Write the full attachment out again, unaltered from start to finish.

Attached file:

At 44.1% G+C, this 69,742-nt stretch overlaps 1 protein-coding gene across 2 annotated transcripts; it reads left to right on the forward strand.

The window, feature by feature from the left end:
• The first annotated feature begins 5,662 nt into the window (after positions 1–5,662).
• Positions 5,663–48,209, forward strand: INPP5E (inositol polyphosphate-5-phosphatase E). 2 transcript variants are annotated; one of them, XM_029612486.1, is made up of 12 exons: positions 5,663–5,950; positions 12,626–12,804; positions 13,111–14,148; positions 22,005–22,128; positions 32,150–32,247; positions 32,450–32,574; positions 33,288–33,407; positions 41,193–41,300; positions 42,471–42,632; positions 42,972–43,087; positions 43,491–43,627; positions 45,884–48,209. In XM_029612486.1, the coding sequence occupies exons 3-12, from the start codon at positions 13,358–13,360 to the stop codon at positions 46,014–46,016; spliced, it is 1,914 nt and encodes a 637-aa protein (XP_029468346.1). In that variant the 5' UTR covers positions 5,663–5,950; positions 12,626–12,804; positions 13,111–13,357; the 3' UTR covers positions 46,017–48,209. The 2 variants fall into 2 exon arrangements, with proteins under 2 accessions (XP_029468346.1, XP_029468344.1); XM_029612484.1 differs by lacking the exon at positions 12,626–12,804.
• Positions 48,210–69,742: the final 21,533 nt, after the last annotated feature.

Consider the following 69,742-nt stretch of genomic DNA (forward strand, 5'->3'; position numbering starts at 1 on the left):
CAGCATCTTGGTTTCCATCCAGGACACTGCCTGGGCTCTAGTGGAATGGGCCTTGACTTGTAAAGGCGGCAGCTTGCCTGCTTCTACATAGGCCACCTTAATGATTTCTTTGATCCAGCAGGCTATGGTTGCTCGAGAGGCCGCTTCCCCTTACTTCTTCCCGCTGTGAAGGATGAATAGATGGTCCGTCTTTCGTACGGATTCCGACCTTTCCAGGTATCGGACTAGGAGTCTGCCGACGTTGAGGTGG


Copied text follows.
At 44.1% G+C, this 69,742-nt stretch overlaps 1 protein-coding gene across 2 annotated transcripts; it reads left to right on the forward strand.

The window, feature by feature from the left end:
• The first annotated feature begins 5,662 nt into the window (after positions 1–5,662).
• Positions 5,663–48,209, forward strand: INPP5E (inositol polyphosphate-5-phosphatase E). 2 transcript variants are annotated; one of them, XM_029612486.1, is made up of 12 exons: positions 5,663–5,950; positions 12,626–12,804; positions 13,111–14,148; positions 22,005–22,128; positions 32,150–32,247; positions 32,450–32,574; positions 33,288–33,407; positions 41,193–41,300; positions 42,471–42,632; positions 42,972–43,087; positions 43,491–43,627; positions 45,884–48,209. In XM_029612486.1, the coding sequence occupies exons 3-12, from the start codon at positions 13,358–13,360 to the stop codon at positions 46,014–46,016; spliced, it is 1,914 nt and encodes a 637-aa protein (XP_029468346.1). In that variant the 5' UTR covers positions 5,663–5,950; positions 12,626–12,804; positions 13,111–13,357; the 3' UTR covers positions 46,017–48,209. The 2 variants fall into 2 exon arrangements, with proteins under 2 accessions (XP_029468346.1, XP_029468344.1); XM_029612484.1 differs by lacking the exon at positions 12,626–12,804.
• Positions 48,210–69,742: the final 21,533 nt, after the last annotated feature.

Consider the following 69,742-nt stretch of genomic DNA (forward strand, 5'->3'; position numbering starts at 1 on the left):
CAGCATCTTGGTTTCCATCCAGGACACTGCCTGGGCTCTAGTGGAATGGGCCTTGACTTGTAAAGGCGGCAGCTTGCCTGCTTCTACATAGGCCACCTTAATGATTTCTTTGATCCAGCAGGCTATGGTTGCTCGAGAGGCCGCTTCCCCTTACTTCTTCCCGCTGTGAAGGATGAATAGATGGTCCGTCTTTCGTACGGATTCCGACCTTTCCAGGTATCGGACTAGGAGTCTGCCGACGTTGAGGTGG